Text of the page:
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Sunday, March 6, 2011

Curing Cabin Fever: Compst Bin

Well, I'm still stick of winter.  After another 1/2 inch of snow yesterday, I am really missing my garden. 


The Sunday paper today featured a recipe for soup with root vegetables.  I am SICK of soup.  I am SICK of stews.  And I am SICK of root vegetables.  Root veggies are what you eat in the dead of winter when there's no vegetation in sight. 

I am SICK of not seeing any vegetation.

So, to help cure my cabin fever, I started my compost bin.  I usually start one about this time every year.  Right in my kitchen. 

I just take a regular houshold garbage can.  Make sure to use one with a lid.  Things happen inside a compost bin that you won't want to see when you walk past it.

Flip it upside down and drill several small - and I mean small - holes.  The holes allow the air to circulate.   I also put a disposable tray underneath (just 'cuz I don't have anything prettier) since compost sometimes makes juice. 

On the bottom you spread a layer of shredded newspaper and a little bit of dirt or potting soil. 

Then you go visit Joe at the bait shop and buy a package of these:



Worms!  I keep my compost bin inside, so I use red wigglers.  They are tiny - whch is why you need to drill very small drain holes.  I came home my first year doing this to find the worms tried to make a run for it.  They failed.  But sweeping them up was kind of ick. 

SIDENOTE:  Which meant I had to go back to see Joe and explain that the worms made a run for it.  Now, Joe already thinks I'm weird because the first time I walked in I was eating ice cream and wearing my business suit.  In a bait shop.  He probably thought I lost my way to the mall or something.  When I told him I was composting, he looked at me like I was even weirder.  Only hippies compost.  Not girls in business suits, you see. 

So having to go back and explain about the runawayt worms to Joe and have him harumph under his breath that I should have drilled smaller holes was kind of annoying. 

Anyways, red wigglers work better for compost but they cost more.  The timid soul that can't stomach the idea of compost inside and who would rather keep their bin outside can use regular earth (fishing) worms because they can tolerate cold. 

Plop them on top of the dirt/paper and shut the lid.  They'll burrow down to the bottom.  After that, you can start tossing your plant-based scraps into the bin.  Coffee grounds are also an excellent addition.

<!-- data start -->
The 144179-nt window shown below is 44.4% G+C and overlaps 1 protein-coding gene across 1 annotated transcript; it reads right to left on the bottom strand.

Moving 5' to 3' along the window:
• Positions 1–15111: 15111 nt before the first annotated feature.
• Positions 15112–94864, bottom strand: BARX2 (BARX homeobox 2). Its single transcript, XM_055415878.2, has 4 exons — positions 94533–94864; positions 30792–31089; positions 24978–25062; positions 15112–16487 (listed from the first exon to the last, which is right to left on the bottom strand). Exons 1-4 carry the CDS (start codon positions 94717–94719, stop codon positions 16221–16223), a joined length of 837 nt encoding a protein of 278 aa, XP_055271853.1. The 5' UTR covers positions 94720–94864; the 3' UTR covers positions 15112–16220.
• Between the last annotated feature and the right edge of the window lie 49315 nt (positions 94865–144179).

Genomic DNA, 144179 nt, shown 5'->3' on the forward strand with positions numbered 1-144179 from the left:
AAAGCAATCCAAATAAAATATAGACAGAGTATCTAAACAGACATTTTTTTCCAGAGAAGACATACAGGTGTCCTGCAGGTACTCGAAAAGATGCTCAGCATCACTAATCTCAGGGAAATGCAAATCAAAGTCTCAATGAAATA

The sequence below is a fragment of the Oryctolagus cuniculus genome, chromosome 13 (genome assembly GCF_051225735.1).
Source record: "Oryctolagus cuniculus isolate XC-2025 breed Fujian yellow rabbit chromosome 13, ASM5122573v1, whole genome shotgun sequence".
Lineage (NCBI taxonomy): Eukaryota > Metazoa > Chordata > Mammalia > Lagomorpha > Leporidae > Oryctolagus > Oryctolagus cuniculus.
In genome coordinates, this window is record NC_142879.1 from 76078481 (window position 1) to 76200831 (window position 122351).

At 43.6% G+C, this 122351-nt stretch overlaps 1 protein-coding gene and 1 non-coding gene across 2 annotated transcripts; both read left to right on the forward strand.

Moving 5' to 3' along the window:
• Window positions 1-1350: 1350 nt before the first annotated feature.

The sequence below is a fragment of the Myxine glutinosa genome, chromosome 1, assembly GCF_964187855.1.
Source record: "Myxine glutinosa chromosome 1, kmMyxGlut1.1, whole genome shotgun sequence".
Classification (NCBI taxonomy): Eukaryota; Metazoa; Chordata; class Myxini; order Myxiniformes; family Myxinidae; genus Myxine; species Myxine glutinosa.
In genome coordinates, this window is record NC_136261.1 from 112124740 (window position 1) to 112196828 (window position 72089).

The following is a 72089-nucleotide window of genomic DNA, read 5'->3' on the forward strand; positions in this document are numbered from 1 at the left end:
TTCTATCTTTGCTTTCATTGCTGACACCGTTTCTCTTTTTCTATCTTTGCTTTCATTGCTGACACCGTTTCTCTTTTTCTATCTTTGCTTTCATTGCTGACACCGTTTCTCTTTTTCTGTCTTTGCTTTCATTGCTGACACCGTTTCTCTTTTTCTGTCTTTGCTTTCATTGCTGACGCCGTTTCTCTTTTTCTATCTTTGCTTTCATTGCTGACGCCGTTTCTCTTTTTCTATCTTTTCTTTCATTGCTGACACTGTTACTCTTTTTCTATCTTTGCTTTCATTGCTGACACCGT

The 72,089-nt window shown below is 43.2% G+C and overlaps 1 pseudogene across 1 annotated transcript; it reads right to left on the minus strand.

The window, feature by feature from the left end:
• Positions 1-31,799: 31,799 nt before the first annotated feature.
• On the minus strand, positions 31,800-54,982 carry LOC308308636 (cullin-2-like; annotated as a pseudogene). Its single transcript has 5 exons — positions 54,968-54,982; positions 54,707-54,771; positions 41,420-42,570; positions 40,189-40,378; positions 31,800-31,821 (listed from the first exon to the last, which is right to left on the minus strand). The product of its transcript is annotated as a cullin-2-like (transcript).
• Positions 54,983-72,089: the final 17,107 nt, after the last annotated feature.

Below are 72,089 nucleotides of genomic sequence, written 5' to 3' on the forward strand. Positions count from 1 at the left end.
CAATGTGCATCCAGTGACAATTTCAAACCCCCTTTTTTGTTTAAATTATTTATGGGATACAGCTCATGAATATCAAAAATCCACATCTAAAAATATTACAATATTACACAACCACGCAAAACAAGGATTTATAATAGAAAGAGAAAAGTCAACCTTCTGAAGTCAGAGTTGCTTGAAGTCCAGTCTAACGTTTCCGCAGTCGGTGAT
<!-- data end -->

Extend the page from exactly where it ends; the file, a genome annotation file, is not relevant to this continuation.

Some rules to remember: 
NO ANIMAL PRODUCTS - That means no oils, no meat, no bones or skins.  Eggshells (but not eggs themselves) are the only exception. 
NO GARBAGE - Compost is plant matter that is broken down so the remaining nutrients can fertilize your garden.  Garbage does not break down like plant based materials do.  Would you bury cans and bottles all over your garden?  No?  Then don't toss them in the compost.

I also don't put in FUNGUS material.  It probably has to do with the biology of mushrooms or something but I threw in some old 'shrooms one year and had fruit flies for ages. 

So, as you add your plant matter, the worms will break it down and turn it into lovely fertilizer like this:
Yup.  You will see fuzz.  You will see mold.  You will see rot.  And you might think, "why on earth would anyone want this in the same room that they cook and eat in?"

Well, I assure you, you will not SMELL anything.  The picture above is from two weeks of composting and I have yet to smell an odor.  As long as your worms are alive, they do their thing which keeps the smell down just about nothing.  Periodically spreading another layer of shredded newspaper or a thin layer of potting soil also keeps odor down.  I find that dumping my coffee grounds in on a daily basis does wonders. 

You might smell a slight grassy smell.  I LOVE that smell. It reminds me of the scent of being outside with my hands in the dirt.  It's the same smell I get when I twist a squash off the vine, or snap a pea off the bush, or rip a weed out of the ground.

In other words, it smells like LIFE happening.  Right there in your kitchen.  By the time spring comes around, I will have a full bin of this stuff ready to pour into my garden for the first spring planting. Can't come soon enough! 

1 comment:

harpseal said...

OUTSTANDING! A compost pile sounds rewarding! I like the idea of having life in my kitchen. Now, all I need is a garden. Maybe when I move, the landlord will allow me to make a garden. I'm sure she'd love fresh tomoatoes! Oh, wait...gardening takes time.